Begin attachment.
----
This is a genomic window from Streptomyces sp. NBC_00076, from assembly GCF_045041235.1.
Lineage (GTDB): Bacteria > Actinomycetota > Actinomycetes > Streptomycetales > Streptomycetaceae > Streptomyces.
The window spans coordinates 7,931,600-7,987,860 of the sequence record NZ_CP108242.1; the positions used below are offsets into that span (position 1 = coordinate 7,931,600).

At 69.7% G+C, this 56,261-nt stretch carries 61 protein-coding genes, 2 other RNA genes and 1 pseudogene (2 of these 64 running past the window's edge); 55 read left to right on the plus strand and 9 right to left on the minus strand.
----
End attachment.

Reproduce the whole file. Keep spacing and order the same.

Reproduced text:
This is a genomic window from Streptomyces sp. NBC_00076, from assembly GCF_045041235.1.
Lineage (GTDB): Bacteria > Actinomycetota > Actinomycetes > Streptomycetales > Streptomycetaceae > Streptomyces.
The window spans coordinates 7,931,600-7,987,860 of the sequence record NZ_CP108242.1; the positions used below are offsets into that span (position 1 = coordinate 7,931,600).

At 69.7% G+C, this 56,261-nt stretch carries 61 protein-coding genes, 2 other RNA genes and 1 pseudogene (2 of these 64 running past the window's edge); 55 read left to right on the plus strand and 9 right to left on the minus strand.